Climbing the Limit Poker Mountain

“Learning is not attained by chance, it must be sought for with ardor and attended to with diligence.”
–Abigail Adams
Over a year ago, I wrote about reaching a plateau in my knowledge of limit poker. The light-bulb moments of discovery so common during the head-first plunge into holdem had become so infrequent that I felt my knowledge had reached some sort of plateau. I knew there was much more to learn, but couldn’t figure out how to climb any higher, advancing my knowledge and reaching the peak. And here I am a year later, playing much higher limits and having a much better “feel” for the game, but I still feel like there’s a long way to go to reach the top of the mountain.
During last year’s WSOP, Jesse May investigated the freakish playing style of Ted Forrest. At the time, I hadn’t seen much of Ted’s play, but what I had seen impressed me. I can’t explain what it was, but every time I saw Ted, it looked like he knew something that his opponents didn’t know. Some sort of poker secret that gave him a little bit of an edge over the other world class players sitting at his table.
And then I read this paragraph:
“But as far as I can tell, about eight to ten years ago Ted Forrest got into running poker simulations through a computer. He got together with the Eight or Better Kid, that maniacal pudge faced infuriatingly always right paranoid control freak from the Midwest USA, and they started running simulations that nobody had thought of. Weird simulations, flexible maybes, particular situations with certain kinds of players involving percentages of things that might possibly be happening. I don’t know what I’m talking about. But I seen what it did to them. I seen strange looks on their faces and strange glints in their eyes. They don’t play like everybody else, and I seen them spin people round and round and round.”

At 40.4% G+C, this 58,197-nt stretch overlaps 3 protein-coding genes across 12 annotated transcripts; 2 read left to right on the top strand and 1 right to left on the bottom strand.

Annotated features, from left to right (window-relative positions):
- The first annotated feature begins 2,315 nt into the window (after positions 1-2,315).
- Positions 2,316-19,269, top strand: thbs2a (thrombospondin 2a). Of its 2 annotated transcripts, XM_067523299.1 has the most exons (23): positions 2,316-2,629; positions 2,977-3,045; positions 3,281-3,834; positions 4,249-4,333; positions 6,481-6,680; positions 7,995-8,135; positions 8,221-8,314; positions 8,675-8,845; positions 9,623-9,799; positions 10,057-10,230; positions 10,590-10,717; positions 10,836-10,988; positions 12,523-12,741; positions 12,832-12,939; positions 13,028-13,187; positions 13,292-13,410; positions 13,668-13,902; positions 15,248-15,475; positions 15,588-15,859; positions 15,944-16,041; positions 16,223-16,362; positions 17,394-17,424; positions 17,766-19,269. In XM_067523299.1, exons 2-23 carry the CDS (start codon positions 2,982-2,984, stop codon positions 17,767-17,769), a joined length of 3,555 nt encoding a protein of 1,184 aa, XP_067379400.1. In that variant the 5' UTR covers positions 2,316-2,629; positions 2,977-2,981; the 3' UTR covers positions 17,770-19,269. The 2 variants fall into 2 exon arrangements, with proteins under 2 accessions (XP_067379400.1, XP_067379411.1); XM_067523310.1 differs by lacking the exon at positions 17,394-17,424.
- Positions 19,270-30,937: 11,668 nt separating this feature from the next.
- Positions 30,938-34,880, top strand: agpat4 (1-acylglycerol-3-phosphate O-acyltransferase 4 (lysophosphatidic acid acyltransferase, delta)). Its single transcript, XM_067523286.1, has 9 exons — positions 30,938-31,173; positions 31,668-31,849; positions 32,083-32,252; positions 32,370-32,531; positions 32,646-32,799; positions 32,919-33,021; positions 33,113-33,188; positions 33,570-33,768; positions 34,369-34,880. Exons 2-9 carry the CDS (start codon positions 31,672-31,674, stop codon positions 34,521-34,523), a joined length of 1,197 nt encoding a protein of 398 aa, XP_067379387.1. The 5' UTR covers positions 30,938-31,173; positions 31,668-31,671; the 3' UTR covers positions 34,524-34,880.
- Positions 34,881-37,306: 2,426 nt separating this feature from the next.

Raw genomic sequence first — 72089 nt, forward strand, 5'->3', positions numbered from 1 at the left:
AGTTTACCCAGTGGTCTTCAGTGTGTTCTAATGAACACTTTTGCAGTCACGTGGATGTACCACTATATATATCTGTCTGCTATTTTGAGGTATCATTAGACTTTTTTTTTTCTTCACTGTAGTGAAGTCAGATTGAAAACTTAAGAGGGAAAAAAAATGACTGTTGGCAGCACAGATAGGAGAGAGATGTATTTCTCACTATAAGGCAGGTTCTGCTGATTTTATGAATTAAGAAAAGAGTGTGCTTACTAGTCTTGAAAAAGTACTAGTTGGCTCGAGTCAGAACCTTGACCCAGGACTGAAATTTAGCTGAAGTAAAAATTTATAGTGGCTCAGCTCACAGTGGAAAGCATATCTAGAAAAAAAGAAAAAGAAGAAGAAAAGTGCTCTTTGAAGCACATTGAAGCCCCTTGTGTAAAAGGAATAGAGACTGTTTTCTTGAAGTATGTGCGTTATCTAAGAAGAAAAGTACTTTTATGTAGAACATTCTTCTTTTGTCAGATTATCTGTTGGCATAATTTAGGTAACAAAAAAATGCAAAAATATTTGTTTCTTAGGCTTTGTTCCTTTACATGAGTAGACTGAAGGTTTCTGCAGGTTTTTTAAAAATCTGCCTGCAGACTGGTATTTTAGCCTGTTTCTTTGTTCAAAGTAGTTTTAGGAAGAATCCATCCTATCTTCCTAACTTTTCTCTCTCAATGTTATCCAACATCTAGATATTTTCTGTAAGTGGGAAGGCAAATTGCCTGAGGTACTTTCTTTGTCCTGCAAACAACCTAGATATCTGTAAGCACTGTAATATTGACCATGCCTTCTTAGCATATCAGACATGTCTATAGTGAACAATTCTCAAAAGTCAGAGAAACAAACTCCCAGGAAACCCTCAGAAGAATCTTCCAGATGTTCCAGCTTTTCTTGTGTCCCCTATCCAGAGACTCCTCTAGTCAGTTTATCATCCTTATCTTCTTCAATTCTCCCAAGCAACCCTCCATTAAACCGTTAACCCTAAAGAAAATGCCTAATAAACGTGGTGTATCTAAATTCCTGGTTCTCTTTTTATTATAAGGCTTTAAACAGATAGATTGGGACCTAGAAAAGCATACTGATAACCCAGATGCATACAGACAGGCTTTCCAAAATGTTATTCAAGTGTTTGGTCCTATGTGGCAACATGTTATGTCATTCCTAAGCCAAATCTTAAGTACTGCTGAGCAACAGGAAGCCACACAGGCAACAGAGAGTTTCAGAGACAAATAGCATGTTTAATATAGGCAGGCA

Simulation. And hard work. Stuff that nobody’s ever done. All of these things struck a chord, and I thought I finally understood Ted Forrest’s ever-present mischevious smile.
Rewind to May of 2003. After playing 30,000 hands of Turbo Texas Hold Em on my PC, I strolled into Hollywood Park casino, ready to take on the $2-$4 game. Beating other players seemed easier than squeaking out a small edge against the house at the Blackjack tables, and I figured nobody else at the $2-$4 table even knew what Turbo Texas Hold Em was. I had to be at least even money in this game. I’d never played online, so this would be my first time playing for real money.
After figuring out how to post the blinds and act in turn, I started to look beyond my cards and observe the other players. I noticed that they played a lot worse than the computer players on Turbo Texas Hold Em. I noticed that I seemed to be the only one who folded more often than called, and that the concept of “implied odds” and “pot odds” seemed unknown to the other players. They all seemed to have one thing in common: they were there to gamble.
As I continued to gain experience at the live tables and the virtual tables, I began to see that my advantage over my opponents came mostly from two things: discipline and knowledge accumulated away from the table. Unlike my opponents, I wasn’t there to gamble. I was there to play my best poker and the discipline to throw away my cards when I didn’t have the best of it gave me an advantage over people who were happy to put their money in on a coin flip. These same opponents also weren’t interested in studying the game, putting in the long hours away from the table thinking about such fine-grained concepts as how much equity suited aces have in multi-way pots.